Gerald Holtom’s rarely exhibited original sketches for the peace symbol will go on view this March at the Imperial War Museum in London.
LONDON — A Lee Miller photograph often tells more than one story.
On this week’s art crime blotter: Colorado cops target artist who stacks stones, Chinese authorities not pleased about Forbidden City nude photo shoot, and murder weapon turns up in London museum.
What are museums hiding in their pasts and inside their collection storage vaults? Some of those secrets (or just lesser-known facts) are being shared by institutions around the world this Museum Week through the hashtag #secretsmw.
Museums and libraries in the United Kingdom are demanding copyright reform by leaving exhibits and display cases conspicuously empty in protest. The institutions are making a stand against a law that prevents them from showing millions of unpublished documents, particularly those dating from World War I.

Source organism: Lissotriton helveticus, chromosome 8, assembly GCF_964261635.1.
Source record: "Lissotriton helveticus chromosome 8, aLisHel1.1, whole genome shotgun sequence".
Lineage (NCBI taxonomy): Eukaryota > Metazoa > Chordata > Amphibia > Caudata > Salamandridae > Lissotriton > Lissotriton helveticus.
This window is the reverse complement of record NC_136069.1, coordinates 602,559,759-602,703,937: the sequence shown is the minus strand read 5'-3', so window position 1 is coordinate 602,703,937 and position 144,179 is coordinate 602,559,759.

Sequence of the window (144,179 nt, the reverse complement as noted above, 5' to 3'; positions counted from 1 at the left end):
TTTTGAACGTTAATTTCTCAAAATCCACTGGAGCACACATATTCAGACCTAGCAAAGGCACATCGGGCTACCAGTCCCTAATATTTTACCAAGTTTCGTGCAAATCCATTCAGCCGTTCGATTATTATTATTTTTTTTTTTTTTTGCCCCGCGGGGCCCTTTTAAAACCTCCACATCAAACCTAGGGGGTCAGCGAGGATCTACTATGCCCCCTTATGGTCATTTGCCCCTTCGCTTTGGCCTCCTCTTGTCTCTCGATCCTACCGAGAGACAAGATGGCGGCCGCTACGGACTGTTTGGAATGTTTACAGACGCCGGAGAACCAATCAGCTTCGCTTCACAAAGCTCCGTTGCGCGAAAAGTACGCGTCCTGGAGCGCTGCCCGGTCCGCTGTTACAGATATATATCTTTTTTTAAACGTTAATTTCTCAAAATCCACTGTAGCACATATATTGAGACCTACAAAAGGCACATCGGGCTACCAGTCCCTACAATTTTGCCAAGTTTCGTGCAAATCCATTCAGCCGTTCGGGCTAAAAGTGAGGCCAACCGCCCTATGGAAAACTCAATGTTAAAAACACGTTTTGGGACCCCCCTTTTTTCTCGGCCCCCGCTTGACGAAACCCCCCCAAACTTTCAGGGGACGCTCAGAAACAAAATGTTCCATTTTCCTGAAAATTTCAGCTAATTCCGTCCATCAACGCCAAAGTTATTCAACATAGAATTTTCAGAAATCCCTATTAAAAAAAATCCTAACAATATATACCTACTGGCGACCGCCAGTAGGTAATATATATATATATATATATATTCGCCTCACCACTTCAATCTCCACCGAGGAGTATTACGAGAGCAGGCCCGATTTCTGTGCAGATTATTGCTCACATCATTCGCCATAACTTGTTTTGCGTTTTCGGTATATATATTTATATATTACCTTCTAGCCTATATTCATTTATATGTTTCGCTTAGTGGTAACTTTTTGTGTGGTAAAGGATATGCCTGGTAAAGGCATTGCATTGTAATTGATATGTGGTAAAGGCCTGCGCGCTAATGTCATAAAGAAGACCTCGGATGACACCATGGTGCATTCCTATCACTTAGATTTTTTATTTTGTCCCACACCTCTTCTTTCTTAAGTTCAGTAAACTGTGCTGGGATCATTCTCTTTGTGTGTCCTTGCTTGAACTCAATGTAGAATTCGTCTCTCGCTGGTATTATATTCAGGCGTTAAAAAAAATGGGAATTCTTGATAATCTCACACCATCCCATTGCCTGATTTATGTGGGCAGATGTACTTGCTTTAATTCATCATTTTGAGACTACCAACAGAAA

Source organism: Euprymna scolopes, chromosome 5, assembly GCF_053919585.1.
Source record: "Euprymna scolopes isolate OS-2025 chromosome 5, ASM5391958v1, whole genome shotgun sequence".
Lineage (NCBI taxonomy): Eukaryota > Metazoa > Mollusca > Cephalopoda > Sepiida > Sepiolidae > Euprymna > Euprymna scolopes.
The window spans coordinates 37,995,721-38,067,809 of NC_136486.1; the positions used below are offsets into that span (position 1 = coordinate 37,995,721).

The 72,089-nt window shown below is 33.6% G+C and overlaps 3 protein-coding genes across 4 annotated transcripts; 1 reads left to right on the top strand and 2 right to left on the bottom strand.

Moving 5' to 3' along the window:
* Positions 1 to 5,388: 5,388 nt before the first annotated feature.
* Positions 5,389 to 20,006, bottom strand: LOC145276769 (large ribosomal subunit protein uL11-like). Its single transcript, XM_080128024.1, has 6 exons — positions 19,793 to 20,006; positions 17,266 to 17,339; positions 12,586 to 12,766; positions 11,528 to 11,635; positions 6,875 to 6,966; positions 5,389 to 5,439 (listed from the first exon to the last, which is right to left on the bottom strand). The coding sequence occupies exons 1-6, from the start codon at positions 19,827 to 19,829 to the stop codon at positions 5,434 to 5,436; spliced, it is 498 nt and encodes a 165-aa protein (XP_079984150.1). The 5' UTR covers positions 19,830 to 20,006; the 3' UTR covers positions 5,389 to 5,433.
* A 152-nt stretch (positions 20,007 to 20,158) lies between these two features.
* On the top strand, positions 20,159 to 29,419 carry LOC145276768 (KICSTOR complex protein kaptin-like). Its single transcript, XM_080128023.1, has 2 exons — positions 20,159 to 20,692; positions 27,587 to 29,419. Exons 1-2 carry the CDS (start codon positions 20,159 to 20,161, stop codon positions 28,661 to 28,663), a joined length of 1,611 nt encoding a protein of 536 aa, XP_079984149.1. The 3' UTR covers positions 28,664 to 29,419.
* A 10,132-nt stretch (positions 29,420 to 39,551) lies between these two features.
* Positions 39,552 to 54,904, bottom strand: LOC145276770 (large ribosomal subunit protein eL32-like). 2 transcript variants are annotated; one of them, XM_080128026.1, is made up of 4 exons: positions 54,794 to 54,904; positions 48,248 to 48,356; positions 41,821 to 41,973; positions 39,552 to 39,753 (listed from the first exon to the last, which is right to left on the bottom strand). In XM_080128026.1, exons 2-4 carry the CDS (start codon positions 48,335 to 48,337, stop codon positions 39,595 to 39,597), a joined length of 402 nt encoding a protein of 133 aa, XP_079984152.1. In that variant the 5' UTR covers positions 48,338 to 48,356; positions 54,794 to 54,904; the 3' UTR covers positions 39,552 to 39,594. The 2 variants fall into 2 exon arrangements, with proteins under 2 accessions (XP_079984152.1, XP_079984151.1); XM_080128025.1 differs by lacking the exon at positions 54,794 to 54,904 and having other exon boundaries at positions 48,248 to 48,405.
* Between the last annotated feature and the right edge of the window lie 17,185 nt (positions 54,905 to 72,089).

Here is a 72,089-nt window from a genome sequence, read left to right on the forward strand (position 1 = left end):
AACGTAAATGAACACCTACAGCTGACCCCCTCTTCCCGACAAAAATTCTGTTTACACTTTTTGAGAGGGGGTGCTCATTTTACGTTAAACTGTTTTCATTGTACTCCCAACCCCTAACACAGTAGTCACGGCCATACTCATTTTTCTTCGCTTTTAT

The Imperial War Museum (IWM) library in London is reportedly under threat as the institution faces a major budget cut.
Sometimes museums and archives don’t know the treasures they already have, collecting dust on some forlorn shelf or hidden away in a forgotten box. Through mislabeling or earlier disorganization, great works of art and history are sometimes lost for years before being “discovered” right inside the museum walls.
The architecture of war is more accurately the ruins it leaves behind, but there are structures to this destruction. An exhibition at the partially reopened Imperial War Museum in London is looking at both the rubble and the building of war.